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Wednesday, 1 August 1906
Page: 2153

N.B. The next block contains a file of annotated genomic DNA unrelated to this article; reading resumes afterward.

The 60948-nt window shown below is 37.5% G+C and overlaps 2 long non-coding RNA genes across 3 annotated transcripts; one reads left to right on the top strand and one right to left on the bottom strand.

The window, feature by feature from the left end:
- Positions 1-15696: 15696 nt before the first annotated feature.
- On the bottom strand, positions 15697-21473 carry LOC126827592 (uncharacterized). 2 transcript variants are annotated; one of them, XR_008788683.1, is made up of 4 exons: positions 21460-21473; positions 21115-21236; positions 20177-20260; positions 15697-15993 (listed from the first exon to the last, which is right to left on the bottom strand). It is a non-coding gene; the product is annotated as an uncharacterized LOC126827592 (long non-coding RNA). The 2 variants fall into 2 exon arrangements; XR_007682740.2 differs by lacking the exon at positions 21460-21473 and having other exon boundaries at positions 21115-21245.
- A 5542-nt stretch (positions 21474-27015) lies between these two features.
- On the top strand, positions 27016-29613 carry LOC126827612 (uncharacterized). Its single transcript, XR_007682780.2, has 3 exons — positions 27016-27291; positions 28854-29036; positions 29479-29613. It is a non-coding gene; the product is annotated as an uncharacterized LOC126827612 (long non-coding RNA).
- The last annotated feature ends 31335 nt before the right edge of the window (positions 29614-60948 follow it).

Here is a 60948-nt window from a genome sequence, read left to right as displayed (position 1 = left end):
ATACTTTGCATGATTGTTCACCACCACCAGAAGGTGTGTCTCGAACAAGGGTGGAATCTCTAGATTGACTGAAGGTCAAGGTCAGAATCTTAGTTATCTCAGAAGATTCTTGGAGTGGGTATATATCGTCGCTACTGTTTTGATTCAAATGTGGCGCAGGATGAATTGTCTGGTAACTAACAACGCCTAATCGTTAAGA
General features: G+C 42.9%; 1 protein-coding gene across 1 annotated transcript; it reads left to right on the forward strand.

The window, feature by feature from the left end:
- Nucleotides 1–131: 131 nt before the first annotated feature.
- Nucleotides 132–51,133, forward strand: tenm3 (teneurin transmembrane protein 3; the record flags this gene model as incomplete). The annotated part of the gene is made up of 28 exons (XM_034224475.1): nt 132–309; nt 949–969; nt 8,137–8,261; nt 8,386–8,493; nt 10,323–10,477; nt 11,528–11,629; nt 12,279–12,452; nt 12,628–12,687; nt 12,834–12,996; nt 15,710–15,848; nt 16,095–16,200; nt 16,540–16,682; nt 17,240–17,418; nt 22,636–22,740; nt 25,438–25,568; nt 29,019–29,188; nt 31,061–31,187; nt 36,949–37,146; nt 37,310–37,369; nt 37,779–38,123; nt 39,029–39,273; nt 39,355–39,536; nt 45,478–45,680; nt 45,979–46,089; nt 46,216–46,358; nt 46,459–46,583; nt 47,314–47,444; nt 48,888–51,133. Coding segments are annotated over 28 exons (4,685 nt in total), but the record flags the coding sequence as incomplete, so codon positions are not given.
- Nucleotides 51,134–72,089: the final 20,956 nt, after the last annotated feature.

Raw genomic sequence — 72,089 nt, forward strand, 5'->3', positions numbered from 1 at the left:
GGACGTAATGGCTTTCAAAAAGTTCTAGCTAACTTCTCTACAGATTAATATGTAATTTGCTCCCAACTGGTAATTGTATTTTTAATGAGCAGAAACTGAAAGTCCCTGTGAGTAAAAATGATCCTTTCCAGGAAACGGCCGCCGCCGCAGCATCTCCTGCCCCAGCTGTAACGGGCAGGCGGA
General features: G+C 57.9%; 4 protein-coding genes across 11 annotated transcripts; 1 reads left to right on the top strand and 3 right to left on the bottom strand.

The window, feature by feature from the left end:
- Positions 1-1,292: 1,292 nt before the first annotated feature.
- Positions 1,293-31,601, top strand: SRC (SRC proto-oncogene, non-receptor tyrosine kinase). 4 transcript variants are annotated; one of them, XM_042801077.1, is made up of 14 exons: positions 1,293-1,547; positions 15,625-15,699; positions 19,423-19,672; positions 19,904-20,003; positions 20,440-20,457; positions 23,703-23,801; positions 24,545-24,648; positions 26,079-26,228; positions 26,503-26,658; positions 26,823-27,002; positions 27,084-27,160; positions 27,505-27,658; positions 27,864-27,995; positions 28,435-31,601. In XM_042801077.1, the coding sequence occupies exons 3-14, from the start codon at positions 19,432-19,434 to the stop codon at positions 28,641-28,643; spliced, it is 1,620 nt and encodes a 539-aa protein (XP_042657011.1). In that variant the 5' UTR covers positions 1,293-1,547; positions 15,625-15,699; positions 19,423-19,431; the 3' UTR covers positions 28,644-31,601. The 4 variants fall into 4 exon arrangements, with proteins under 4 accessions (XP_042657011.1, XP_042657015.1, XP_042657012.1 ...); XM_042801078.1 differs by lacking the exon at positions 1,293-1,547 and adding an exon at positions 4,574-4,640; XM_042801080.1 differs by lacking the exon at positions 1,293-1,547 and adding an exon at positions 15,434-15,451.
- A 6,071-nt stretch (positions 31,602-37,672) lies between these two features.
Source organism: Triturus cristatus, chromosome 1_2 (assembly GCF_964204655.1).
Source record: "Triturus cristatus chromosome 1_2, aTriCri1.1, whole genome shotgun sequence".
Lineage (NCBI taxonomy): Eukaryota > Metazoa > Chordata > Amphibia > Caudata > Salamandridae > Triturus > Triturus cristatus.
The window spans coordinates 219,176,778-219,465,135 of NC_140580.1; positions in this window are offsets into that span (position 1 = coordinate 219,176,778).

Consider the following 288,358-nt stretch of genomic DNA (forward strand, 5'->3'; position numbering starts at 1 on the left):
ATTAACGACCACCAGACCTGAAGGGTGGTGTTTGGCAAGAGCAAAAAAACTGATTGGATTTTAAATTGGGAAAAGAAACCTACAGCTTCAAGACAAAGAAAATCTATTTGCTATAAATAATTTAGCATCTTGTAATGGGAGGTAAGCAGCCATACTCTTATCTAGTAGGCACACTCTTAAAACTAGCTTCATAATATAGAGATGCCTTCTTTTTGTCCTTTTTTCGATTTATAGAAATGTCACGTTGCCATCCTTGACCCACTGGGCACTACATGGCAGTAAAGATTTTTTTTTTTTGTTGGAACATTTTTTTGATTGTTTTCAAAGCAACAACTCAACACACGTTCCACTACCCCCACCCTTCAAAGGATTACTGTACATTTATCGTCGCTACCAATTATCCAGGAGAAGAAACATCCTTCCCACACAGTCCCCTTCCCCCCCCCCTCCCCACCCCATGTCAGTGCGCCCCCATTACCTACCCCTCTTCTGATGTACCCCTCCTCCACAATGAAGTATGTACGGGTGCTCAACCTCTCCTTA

Mr KELLY (Wentworth) .- After the verv able address to which we have just listened. I do not propose to detain the House for more than a few moments. The remarks to which we have just listened brought home to me very fully the necessity to study local conditions in dealing with questions of this character. The honorable member was able to bring to bear a great amount of research in dealing with the experience of the United States of America, and to show the immense saving of life and property which had resulted from the wide powers and the extensive fields of operations covered by the Weather Bureau there. I take it that if meteorological observations are to be of full value to our people, we must have the sources of our information, not only in, but beyond, Australia. The forecasts to which the honorable member for Echuca referred were more or less parallel with the forecasts that we have had in Australia - forecasts for two or three days in advance of storms and local disturbances. But what I wish, to suggest now is that the time is approaching when, by widening the sources of our information, we may be able to extend the duration of our forecasts, and so enable the people on the land to obtain information in regard, not only to local disturbances, but of a general character in respect to. seasonal rains. Australia derives most of its moisture from countries lying to the north of it. As honorable members know, warm air carries moisture, which is precipitated upon a meeting with cold air. I think the greater part of the rain which falls in Australia is brought to this Continent by monsoons blowing from a northerly direction, which deposit some of their moisture upon our northern areas, and gradually precipitate the rest as they come south, and meet with cold southerly and westerly winds. Therefore, it is necessary to insure that the Commonwealth Meteorological Department shall obtain information, not only from all parts of Australia, but also from the countries whence the northern monsoons blow. If it is known that the monsoon blowing across India from the north is charged with more than the ordinary quantity of moisture, and is travelling at the usual rate, it can be forecasted with accuracy that Australia will, within a certain time, participate in its blessings. Therefore, a provision should be inserted in the measure to enable the Commonwealth Meteorological Department to correspond with the Indian Department of Meteorology, and such other external Departments as it may be necessary to obtain information from. I had in~ tended to defer my remarks until the Bill was being considered in Committee; but I was so struck with the able speech of the honorable member who preceded me. that I felt that it would not be out of place to say a few words now that the subject is being considered in its broad aspect. I intend to move in Committee the addition of a clause which will give the power to which I have referred. It may be objected that the Government already has this power.







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